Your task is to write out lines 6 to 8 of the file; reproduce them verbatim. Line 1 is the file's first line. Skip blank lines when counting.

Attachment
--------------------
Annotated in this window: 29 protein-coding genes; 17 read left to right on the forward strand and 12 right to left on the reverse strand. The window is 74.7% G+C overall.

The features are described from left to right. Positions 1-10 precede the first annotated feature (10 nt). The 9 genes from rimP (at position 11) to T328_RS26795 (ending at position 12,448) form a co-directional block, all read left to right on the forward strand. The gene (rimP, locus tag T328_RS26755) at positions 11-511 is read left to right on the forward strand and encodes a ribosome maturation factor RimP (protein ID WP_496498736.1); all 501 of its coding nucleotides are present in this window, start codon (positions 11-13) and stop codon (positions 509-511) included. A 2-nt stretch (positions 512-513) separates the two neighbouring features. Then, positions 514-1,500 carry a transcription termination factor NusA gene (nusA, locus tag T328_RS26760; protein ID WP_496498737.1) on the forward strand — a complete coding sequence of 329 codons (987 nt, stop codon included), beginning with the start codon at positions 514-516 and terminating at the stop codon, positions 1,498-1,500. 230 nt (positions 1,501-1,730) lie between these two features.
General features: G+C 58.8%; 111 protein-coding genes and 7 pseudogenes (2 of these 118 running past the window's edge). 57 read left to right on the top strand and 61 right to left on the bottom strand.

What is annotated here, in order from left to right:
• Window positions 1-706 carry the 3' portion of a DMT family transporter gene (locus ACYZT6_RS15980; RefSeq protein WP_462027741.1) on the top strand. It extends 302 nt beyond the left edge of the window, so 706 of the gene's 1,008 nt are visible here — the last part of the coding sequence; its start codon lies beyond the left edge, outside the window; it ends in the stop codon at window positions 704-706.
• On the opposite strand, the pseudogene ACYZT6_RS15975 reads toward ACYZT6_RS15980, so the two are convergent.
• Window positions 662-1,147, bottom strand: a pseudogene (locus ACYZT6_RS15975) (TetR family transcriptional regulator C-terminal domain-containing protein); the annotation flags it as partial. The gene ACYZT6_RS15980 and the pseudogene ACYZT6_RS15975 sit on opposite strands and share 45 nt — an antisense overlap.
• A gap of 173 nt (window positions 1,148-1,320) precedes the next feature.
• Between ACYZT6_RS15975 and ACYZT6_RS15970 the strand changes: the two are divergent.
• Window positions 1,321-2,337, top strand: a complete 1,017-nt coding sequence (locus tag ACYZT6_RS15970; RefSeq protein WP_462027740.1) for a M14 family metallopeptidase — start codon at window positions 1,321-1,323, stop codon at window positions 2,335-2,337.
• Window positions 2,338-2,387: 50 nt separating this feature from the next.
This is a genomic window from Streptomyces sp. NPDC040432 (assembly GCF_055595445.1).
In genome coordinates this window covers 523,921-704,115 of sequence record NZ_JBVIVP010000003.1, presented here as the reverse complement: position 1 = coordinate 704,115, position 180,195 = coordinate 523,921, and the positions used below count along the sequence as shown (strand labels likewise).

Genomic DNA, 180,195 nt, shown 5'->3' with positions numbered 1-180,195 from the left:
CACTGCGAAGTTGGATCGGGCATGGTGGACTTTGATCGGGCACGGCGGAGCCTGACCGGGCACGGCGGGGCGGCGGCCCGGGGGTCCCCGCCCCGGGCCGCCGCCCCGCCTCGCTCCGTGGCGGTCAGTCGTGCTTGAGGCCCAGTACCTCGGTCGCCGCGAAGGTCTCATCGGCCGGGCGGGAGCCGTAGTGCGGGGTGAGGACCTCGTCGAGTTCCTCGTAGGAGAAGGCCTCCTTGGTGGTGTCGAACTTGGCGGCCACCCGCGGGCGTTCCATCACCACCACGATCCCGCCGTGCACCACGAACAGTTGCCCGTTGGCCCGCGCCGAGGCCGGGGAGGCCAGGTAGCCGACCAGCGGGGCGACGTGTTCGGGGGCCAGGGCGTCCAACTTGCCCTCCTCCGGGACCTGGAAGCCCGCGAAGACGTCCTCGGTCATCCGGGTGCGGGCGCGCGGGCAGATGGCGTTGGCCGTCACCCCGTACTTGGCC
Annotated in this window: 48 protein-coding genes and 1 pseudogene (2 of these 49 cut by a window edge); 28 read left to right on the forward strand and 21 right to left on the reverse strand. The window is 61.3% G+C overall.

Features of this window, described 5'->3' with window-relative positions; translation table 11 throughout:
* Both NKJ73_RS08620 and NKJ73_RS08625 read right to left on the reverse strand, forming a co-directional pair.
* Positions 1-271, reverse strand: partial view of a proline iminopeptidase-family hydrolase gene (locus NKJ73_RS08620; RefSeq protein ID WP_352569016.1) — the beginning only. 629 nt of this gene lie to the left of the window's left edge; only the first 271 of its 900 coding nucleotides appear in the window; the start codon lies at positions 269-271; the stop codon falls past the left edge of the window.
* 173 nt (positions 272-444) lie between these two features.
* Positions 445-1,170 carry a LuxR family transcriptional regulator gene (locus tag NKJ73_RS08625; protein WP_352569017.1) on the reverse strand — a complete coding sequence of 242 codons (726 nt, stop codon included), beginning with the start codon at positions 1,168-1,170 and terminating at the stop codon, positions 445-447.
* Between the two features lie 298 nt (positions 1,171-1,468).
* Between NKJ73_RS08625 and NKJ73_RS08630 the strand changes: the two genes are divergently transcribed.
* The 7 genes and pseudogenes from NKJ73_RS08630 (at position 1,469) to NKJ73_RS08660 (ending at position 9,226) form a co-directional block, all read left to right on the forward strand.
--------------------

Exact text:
• On the opposite strand, the pseudogene ACYZT6_RS15975 reads toward ACYZT6_RS15980, so the two are convergent.
• Window positions 662-1,147, bottom strand: a pseudogene (locus ACYZT6_RS15975) (TetR family transcriptional regulator C-terminal domain-containing protein); the annotation flags it as partial. The gene ACYZT6_RS15980 and the pseudogene ACYZT6_RS15975 sit on opposite strands and share 45 nt — an antisense overlap.
• A gap of 173 nt (window positions 1,148-1,320) precedes the next feature.